Funeral Directors, State Association: Court Decision Good For Consumers

By Chris Buckley

Published: Wednesday, Feb. 26, 2014, 12:01 a.m. by @TribLive

A U.S. Circuit Court ruling upholding Pennsylvania’s law governing the funeral industry is good news for the public, according to local funeral directors and their state agency.

The latest ruling reversed a lower court ruling issued two years ago.

In 2008, a small group of funeral directors sued the Pennsylvania State Board of Funeral Directors and two officials involved with investigating funeral homes for licensing violations. The plaintiffs alleged that 12 provisions of the state’s 1952 Funeral Director Law were unconstitutional.

In 2012, U.S. District Court Judge John Jones in Harrisburg struck down 11 regulations; one of the original 12 counts was withdrawn by the time he got the case.

Last week, however, a three-judge panel in the Third Circuit Court of Appeals declared that nine of the 11 provisions are constitutional.

Among them were the ability for the state to conduct random funeral home inspections and a ban on paying commissions to unlicensed salespeople or agents to secure business.

The appeals court also upheld the 100-percent trusting provision, which requires that all money paid for pre-arranged funerals be put into a trust for the customer’s benefit until his or her death. The plaintiffs wanted all of the money paid for services to go into trusts, but only 70 percent of customers’ payments for merchandise such as caskets or vaults are required to go into trusts.

JoAnn Pavlic, supervisor of the Leonard M. Pavlic Funeral Homes Inc. in Charleroi, is a past president of the Pennsylvania Funeral Directors Association. She said the initial lawsuit did not represent the funeral directors as a whole. In fact, she said, the plaintiffs represented less than a quarter of one percent of all operating in the business.

“It’s a great win for the consumers and the funeral directors alike,” Pavlic said with reference to the recent court ruling.

Pavlic said upholding the 100 percent trusting for pre-arranged funerals “is always best for the consumers.”

“You have to be a licensed funeral director to sell pre-need, that’s what you always want to have,” Pavlic said. “You want the expert person – the person who is licensed – to do that.”

Pavlic said the state board sets a higher standard for the funeral industry.

“There are always tweaks that need to be made and that could be made to laws, to bring them up to date,” Pavlic said. “I believe the state board realizes that, but it’s a process. Nothing can occur except through the Legislature.

“We want the consumer to be vigilant about who they are talking to, that they are talking to someone who is a licensed professional and is not going to take their money and run.”

The Circuit Court ruling means “everything goes back to square one,” said Tim Billick, supervisor of the Dalfonso-Billick Funeral Home Inc. and Cremation Services in Monessen.

But, he said, the recent ruling may lead to modernization of the 62-year-old state law that governs funeral home operations.

“It’s a win for the consumers because we’re still going to be monitored like the way we were before,” Billick said.

“It allows inspections and licensures to stay the way they were. Funeral homes must be operated by a licensed funeral director, not just some person who does not have the training.”

The State Board of Funeral Directors dragged its feet on updating the law, Billick said, leading to the lower court’s decision that the state law was unconstitutional.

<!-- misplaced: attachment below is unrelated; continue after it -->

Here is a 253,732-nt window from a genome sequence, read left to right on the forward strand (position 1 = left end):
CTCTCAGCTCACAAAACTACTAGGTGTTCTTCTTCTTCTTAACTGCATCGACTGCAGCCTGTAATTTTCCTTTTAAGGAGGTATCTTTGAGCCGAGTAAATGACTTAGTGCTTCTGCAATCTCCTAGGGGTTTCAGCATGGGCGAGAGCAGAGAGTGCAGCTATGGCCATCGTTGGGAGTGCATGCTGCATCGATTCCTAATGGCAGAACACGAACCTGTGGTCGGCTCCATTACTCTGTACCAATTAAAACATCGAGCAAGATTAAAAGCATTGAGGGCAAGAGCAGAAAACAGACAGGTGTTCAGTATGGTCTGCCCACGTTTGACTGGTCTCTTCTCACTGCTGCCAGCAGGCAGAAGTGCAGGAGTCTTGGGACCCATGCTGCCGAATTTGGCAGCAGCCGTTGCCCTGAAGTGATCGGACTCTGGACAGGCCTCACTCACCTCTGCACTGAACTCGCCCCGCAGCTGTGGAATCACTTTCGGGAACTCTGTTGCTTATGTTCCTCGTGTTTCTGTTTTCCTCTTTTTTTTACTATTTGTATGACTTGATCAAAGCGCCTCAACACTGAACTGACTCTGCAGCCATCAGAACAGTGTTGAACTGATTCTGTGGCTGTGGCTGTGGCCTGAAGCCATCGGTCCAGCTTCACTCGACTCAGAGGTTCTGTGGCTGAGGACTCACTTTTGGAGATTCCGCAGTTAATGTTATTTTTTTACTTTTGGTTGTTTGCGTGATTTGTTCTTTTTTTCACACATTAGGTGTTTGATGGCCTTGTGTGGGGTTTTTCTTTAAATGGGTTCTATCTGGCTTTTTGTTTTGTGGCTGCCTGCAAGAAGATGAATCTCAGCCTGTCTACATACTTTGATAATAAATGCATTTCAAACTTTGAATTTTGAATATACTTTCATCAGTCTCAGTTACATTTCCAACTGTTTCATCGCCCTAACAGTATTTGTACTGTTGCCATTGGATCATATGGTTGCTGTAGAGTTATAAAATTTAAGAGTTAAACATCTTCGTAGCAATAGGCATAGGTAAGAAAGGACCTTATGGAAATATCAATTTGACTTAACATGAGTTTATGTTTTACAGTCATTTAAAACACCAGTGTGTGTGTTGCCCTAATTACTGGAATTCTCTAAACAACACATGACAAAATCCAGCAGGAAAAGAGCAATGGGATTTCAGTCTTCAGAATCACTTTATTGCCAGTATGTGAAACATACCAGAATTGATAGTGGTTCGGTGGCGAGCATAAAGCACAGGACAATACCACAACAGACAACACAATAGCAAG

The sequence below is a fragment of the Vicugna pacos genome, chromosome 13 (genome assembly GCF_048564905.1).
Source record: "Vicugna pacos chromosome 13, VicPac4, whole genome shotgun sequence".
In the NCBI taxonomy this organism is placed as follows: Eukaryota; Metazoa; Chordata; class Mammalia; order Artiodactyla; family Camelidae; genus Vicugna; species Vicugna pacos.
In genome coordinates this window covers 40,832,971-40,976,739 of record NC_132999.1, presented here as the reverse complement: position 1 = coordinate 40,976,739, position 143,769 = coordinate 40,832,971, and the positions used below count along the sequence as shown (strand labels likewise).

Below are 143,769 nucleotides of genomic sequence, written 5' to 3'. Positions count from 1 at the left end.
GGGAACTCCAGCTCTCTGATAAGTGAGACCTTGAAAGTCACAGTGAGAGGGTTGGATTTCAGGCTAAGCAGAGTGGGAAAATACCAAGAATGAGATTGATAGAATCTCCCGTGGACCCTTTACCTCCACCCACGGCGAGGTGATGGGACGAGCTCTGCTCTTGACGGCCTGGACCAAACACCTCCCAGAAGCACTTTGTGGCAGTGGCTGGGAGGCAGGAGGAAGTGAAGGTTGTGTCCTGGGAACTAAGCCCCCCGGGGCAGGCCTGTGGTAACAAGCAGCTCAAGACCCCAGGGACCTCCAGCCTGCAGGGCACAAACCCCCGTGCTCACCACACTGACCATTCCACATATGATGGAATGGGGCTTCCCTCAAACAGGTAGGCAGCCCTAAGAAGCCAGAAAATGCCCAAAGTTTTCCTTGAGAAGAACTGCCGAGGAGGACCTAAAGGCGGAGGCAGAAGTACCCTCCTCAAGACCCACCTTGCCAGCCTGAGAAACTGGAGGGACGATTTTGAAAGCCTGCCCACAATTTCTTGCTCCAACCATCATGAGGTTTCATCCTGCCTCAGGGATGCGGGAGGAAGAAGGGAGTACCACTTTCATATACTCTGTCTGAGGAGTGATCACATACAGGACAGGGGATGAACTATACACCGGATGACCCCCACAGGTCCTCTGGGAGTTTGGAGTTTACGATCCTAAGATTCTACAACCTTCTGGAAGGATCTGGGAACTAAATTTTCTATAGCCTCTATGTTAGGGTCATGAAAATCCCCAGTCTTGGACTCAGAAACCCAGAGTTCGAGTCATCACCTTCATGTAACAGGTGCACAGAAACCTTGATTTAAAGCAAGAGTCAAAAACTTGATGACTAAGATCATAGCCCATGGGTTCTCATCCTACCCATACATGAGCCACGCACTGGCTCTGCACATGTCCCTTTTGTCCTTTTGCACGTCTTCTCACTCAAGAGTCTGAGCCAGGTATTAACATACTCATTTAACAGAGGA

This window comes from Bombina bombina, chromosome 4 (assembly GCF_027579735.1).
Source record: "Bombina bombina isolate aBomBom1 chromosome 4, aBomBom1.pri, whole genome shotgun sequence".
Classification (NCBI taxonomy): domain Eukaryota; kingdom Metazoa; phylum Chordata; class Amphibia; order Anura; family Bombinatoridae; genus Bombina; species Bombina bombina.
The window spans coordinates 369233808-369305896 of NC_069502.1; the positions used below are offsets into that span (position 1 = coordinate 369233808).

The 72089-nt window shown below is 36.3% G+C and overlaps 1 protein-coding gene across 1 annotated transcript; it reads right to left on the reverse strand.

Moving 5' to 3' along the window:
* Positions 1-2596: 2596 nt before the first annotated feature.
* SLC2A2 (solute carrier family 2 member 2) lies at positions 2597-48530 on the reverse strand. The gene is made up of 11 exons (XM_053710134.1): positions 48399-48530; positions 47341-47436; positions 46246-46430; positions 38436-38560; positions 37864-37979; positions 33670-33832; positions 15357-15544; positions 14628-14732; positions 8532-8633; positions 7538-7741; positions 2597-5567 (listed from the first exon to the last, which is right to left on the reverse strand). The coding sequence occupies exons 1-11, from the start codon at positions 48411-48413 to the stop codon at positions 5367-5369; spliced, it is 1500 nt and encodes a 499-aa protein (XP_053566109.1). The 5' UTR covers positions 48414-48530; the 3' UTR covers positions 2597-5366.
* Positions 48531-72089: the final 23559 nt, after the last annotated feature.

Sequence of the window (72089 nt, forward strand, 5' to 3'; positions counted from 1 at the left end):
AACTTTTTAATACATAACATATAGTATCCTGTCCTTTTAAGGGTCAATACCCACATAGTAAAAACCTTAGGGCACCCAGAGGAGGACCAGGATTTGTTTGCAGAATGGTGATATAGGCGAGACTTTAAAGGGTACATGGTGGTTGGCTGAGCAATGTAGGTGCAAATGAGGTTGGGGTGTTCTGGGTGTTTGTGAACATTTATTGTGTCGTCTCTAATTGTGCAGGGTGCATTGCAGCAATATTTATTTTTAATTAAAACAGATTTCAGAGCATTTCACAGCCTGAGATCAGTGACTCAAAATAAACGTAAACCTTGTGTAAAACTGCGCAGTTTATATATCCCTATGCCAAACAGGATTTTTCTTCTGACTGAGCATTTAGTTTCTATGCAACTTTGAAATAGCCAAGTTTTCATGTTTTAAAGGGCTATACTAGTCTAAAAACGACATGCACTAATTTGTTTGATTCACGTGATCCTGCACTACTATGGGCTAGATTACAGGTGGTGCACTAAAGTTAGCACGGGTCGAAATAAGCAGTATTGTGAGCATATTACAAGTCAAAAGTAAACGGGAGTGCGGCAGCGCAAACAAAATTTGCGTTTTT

For example, while Billick said he is not a proponent of serving food in a funeral home, he said if it is regulated, refreshments could be a welcome break for families, especially during long visitations.

“In any profession, you have to upgrade and update the way the consumer requests things to be done,” Billick said.

“Licensing is most important to protect the consumers. I don’t think just anyone should run a funeral home.”

John Eirkson, executive director of the Pennsylvania Funeral Directors Association, said trusting, commissions and inspections were the top concerns for his organization and its members. He said the suit represented just four funeral homes statewide and the association was opposed to the suit.

“We think for public protection and safety there should be inspections of funeral homes for health reasons,” Erikson said.

He said the association also opposed paying commissions to independent agents to direct business to a funeral home.

And all funeral homes should have preparation rooms, Erikson said.

While some have advocated for change in the Funeral Director Law, Erikson believes it still has purpose.

“Because the law is old doesn’t mean it’s bad,” Erikson said.

“The U.S. Constitution is older. There are provisions of this law that have worked well for consumers for decades and protected them.”

 

Chris Buckley is a staff writer for Trib Total Media. He can be reached at 724-684-2642 or cbuckley@tribweb.com.

Cremation Costs can vary by Thousands of Dollars

Your Funeral Guy

Cremation costs can vary by thousands of dollars. This is is an important factor when considering funeral costs and cremations costs. We have addressed this subject in several places before,-it is important to address this subject again.

You can view a video on this with more info here.

As with funeral cost, and cremation cost- it is very important to shop around.

The remains were brought to the cremation center at Sunland Memorial Park in Sun City. Dickson was quoted a price of $2,425 for what is called a “direct cremation.”

“I just told ’em I wanted the bare basic just the ashes in a box no services no nothing,” he says.

At the time he thought it seemed like a lot of money for what he was getting. “I thought of it, but I thought what am I going to do, they’ve got the body here.”

Dickson paid…

View original post 249 more words

Death is a topic at Sochi Olympics